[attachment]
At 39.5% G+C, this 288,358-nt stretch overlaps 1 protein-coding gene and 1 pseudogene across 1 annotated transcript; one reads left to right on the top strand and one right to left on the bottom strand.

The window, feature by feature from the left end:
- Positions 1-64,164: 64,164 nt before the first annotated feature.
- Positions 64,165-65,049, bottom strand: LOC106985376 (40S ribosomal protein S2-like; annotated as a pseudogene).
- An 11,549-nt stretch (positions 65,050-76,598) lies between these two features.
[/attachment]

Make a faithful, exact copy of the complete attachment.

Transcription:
At 39.5% G+C, this 288,358-nt stretch overlaps 1 protein-coding gene and 1 pseudogene across 1 annotated transcript; one reads left to right on the top strand and one right to left on the bottom strand.

The window, feature by feature from the left end:
- Positions 1-64,164: 64,164 nt before the first annotated feature.
- Positions 64,165-65,049, bottom strand: LOC106985376 (40S ribosomal protein S2-like; annotated as a pseudogene).
- An 11,549-nt stretch (positions 65,050-76,598) lies between these two features.